Uber says it will end operations in Kansas effectively immediately in the wake of the Kansas Legislature’s decision to override Gov. Sam Brownback’s veto of a bill imposing stricter regulations on Uber and other ride-hailing services.
“Uber has ceased operations throughout the state,” said Uber spokeswoman Lauren Altmin in a statement. “We’re saddened by the loss of hundreds of jobs, safe rides and transportation choice for consumers in Kansas.”
Altmin sent the statement after the Kansas Senate voted 34-5 to override Brownback’s veto but before the House had voted. About 10 minutes later, the House voted 96-25.
The override vote is a major setback for Brownback, who vetoed the bill last month, citing concerns about overregulating an emerging industry. Within days of Brownback’s veto, the company announced it was expanding into four new markets in Kansas.
Premium content for only $0.99
For the most comprehensive local coverage, subscribe today.
Uber and similar services use smartphone apps to link people wanting a ride to private drivers who are willing to drive them. The passengers pay a fee to the ride-hailing service, which then pays the drivers.
The new law will mandate that companies certify that drivers have comprehensive and collision insurance on their cars. In addition, it will require drivers to undergo a Kansas Bureau of Investigation background check.
Uber contends that the insurance is unnecessary and that it does its own background checks on drivers.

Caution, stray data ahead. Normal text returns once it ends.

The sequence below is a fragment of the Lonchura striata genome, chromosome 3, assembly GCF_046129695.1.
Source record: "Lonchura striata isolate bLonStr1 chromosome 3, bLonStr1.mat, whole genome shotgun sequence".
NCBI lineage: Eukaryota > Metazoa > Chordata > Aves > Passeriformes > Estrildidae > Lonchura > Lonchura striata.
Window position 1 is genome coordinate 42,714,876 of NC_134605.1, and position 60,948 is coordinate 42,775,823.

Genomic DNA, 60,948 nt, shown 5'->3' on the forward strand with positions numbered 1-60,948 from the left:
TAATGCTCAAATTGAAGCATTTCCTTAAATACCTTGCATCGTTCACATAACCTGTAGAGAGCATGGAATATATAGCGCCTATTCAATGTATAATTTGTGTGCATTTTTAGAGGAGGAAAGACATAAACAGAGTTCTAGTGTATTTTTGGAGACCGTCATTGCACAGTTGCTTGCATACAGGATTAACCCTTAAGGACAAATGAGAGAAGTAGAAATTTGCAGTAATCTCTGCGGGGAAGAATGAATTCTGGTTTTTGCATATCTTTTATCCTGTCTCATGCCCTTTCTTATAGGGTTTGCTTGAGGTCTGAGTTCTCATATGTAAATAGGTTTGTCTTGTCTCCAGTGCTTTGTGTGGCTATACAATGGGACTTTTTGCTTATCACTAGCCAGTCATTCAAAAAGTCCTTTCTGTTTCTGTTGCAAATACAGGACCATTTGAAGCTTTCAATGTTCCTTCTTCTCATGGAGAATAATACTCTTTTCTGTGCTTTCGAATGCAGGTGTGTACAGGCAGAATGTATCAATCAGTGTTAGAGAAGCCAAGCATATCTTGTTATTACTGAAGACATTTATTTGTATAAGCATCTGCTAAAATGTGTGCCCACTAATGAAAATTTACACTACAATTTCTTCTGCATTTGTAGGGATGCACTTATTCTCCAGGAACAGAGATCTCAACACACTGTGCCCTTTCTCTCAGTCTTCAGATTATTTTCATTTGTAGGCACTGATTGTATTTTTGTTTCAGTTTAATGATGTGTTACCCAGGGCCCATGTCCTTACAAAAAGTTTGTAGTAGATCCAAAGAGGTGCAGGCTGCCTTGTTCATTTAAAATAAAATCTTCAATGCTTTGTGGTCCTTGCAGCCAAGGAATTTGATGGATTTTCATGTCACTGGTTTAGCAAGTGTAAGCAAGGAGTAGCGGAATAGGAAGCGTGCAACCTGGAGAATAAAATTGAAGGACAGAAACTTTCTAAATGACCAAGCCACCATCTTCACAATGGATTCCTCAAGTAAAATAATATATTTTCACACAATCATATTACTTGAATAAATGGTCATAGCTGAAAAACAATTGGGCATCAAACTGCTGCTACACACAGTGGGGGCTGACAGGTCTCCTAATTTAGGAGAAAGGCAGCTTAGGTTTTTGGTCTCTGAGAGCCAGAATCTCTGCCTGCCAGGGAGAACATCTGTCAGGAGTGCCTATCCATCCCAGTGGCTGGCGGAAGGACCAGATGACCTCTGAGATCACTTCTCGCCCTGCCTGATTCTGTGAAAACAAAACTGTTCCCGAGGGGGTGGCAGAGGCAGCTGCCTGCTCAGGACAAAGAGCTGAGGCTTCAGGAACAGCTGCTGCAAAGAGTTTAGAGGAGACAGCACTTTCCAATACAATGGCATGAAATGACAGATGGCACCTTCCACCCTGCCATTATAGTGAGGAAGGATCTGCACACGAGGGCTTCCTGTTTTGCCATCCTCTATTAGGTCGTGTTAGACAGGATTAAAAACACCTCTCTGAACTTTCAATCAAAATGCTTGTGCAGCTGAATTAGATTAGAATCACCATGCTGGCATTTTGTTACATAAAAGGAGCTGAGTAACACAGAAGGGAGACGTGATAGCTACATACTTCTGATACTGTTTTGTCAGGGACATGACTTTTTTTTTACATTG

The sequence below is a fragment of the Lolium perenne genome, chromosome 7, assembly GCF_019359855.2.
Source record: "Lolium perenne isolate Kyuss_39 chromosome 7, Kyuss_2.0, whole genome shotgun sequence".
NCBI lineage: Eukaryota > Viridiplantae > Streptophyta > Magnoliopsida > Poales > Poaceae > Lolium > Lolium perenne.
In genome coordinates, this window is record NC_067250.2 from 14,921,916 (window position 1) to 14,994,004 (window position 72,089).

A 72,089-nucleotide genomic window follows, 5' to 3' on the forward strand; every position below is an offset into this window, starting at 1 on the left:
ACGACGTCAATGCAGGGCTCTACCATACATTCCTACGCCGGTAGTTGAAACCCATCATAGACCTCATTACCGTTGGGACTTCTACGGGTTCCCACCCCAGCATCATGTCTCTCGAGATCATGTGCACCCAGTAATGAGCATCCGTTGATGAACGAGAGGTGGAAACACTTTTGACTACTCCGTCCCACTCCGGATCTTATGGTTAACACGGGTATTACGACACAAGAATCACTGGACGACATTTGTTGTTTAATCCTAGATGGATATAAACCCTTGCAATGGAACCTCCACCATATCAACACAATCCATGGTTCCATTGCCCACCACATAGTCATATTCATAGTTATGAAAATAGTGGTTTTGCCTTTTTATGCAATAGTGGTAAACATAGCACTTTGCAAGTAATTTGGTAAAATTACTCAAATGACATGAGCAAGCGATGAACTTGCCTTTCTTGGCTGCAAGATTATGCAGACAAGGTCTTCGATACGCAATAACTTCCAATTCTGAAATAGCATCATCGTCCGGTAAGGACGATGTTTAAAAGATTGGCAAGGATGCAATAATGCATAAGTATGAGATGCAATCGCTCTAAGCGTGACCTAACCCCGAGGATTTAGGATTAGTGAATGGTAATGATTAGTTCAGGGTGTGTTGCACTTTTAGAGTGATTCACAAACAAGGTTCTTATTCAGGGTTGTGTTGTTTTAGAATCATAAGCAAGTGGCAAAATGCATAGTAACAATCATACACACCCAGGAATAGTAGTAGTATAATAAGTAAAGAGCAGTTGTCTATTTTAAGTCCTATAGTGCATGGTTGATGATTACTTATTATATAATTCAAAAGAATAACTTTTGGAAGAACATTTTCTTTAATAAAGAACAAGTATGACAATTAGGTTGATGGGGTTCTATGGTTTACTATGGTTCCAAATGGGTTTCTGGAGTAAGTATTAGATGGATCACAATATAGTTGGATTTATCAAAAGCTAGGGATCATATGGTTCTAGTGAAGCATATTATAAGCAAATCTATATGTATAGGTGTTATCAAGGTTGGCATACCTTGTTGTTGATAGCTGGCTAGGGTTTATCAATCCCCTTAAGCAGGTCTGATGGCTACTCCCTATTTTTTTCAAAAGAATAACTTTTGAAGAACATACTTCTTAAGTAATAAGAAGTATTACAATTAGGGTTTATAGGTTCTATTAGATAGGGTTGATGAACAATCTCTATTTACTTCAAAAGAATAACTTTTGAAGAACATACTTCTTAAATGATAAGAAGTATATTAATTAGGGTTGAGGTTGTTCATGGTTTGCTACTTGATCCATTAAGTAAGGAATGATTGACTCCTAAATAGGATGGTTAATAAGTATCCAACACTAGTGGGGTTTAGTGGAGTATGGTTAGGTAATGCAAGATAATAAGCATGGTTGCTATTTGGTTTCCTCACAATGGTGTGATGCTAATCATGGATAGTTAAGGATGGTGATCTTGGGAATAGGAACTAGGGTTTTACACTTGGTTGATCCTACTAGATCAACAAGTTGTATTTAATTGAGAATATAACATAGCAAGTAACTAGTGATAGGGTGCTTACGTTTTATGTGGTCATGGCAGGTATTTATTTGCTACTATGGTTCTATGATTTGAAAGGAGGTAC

Rep. Scott Schwab, an Olathe Republican and one of the bill’s primary backers, said the issue is not just about Uber.
“I think the governor’s veto was about Uber. For us it’s not,” Schwab said. “For us it’s the next player that comes in to do transportation and doesn’t do a background check and then all of a sudden we’ve got a couple of 21-year-old girls that were hoping to get a safe ride home and that just went missing.
“There (are) no protections. And we’re not asking for much. I mean, in Colorado next to us they go through their bureau of investigation, and Uber didn’t leave there.”
Schwab also said there’s a gap in insurance.
“This is a new marketplace and we have to make sure just like everybody else on the road they have protections,” he said.
But some lawmakers voiced confidence that the national company would return and said they were willing to work on a compromise.
Senate President Susan Wagle, a Wichita Republican, called Uber’s announcement “pure political theater.”
“The Legislature has not taken any action preventing them from operating,” she said in an email. “They have a consistent pattern of irrational behavior, and this is just the latest example.”
Lyft, a competitor to Uber, recently said it was pulling out of the Kansas City market over objections to new restrictions put in place by the Kansas City Council. But Uber, which helped negotiate the latest city ordinance, has said it plans to stay in the market.